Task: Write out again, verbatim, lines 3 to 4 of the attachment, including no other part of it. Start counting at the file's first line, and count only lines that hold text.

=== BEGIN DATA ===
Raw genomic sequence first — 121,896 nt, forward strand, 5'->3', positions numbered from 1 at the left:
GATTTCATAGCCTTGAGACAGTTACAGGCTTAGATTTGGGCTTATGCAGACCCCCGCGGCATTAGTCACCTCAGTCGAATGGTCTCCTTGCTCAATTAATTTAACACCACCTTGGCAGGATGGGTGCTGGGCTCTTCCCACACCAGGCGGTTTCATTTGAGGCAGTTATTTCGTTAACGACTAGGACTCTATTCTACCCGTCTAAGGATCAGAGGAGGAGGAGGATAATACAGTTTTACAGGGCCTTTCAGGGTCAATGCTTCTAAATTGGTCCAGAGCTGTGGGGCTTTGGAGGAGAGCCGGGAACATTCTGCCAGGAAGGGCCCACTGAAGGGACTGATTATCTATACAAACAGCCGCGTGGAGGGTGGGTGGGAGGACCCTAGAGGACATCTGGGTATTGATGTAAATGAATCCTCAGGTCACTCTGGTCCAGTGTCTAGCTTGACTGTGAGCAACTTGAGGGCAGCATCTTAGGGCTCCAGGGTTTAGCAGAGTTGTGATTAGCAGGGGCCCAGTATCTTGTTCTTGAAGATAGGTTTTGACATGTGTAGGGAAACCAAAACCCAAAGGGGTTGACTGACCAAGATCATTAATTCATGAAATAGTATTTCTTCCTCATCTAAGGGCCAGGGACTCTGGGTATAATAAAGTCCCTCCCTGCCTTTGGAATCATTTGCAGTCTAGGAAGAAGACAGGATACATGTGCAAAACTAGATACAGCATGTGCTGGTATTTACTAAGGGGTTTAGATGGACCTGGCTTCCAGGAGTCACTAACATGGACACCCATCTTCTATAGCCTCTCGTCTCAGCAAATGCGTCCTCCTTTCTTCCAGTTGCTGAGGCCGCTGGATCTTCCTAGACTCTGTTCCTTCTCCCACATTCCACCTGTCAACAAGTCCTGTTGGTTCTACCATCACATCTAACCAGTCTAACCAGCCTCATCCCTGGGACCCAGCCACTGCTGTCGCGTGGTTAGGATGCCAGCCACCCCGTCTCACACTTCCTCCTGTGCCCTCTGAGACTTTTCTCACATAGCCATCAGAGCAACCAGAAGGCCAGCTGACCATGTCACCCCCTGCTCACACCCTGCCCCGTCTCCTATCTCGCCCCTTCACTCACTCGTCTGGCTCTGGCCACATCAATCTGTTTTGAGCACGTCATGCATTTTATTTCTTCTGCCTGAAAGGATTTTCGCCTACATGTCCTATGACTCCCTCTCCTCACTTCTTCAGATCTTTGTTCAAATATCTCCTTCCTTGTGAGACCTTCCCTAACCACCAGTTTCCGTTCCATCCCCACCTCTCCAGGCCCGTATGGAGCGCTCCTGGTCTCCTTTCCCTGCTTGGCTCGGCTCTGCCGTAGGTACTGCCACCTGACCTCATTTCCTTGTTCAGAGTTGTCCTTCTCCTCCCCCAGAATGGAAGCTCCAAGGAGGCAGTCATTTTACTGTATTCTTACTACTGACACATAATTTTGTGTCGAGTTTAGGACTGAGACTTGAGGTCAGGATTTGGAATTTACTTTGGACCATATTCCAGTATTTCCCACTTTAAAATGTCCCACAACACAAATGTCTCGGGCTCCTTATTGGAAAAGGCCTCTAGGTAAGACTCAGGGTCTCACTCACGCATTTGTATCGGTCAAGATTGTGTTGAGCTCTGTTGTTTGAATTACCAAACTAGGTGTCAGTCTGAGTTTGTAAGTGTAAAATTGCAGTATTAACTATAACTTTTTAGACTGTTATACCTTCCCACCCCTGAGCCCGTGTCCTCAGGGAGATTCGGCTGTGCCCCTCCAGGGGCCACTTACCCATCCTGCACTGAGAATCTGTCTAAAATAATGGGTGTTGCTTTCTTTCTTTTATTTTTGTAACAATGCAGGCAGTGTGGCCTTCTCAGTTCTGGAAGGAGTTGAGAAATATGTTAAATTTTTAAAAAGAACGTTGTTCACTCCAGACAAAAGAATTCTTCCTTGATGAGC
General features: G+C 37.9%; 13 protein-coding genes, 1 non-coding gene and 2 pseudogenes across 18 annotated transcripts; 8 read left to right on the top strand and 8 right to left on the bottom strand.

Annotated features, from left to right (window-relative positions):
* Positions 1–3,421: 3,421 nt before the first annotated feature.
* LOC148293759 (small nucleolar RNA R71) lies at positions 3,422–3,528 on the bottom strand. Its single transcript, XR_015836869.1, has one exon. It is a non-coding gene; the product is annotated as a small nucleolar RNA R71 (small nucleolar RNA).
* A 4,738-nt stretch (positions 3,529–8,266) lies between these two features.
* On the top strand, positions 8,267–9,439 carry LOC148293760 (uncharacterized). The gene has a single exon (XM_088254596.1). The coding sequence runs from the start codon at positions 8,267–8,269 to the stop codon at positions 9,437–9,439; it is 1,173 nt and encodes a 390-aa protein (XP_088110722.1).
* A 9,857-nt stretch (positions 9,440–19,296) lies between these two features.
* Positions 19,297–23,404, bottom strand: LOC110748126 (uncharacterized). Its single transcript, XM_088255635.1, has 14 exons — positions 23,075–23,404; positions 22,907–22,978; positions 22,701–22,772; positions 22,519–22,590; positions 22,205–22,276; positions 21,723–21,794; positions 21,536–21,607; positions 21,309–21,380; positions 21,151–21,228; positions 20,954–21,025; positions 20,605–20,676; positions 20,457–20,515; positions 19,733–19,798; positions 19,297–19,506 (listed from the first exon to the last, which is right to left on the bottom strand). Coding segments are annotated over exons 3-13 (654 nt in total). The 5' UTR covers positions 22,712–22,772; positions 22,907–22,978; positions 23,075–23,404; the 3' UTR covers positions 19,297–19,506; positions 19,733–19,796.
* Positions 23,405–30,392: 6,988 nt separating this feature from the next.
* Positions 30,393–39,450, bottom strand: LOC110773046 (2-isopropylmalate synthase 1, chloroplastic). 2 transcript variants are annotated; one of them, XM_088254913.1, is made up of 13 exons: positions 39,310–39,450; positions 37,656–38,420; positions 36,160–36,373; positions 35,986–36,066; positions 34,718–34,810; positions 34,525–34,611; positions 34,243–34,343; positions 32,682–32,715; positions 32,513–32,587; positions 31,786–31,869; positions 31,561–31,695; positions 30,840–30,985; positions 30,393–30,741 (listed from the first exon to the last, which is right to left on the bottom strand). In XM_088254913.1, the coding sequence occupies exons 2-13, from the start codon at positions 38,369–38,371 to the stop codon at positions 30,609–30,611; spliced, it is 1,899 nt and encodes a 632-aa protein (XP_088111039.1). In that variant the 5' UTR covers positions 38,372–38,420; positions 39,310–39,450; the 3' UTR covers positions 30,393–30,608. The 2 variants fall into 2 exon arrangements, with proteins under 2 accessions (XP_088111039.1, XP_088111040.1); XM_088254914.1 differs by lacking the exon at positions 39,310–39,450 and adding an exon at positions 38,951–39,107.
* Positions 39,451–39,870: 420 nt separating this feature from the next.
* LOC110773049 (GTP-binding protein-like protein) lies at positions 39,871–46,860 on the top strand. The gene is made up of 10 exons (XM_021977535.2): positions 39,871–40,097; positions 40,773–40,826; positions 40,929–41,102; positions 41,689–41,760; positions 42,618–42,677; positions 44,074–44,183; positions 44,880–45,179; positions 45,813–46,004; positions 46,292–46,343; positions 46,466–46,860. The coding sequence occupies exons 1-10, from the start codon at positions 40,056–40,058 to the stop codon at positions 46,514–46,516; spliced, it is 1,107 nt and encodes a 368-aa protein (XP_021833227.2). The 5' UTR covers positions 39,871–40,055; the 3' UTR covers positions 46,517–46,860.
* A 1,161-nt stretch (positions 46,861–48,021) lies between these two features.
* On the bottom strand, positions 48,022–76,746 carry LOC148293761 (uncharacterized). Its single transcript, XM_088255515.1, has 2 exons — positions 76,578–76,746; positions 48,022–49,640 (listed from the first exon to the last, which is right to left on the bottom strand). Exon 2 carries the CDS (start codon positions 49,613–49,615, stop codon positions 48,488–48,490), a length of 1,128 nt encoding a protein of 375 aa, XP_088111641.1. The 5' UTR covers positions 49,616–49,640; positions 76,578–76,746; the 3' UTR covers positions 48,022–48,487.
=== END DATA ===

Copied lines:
General features: G+C 37.9%; 13 protein-coding genes, 1 non-coding gene and 2 pseudogenes across 18 annotated transcripts; 8 read left to right on the top strand and 8 right to left on the bottom strand.

Annotated features, from left to right (window-relative positions):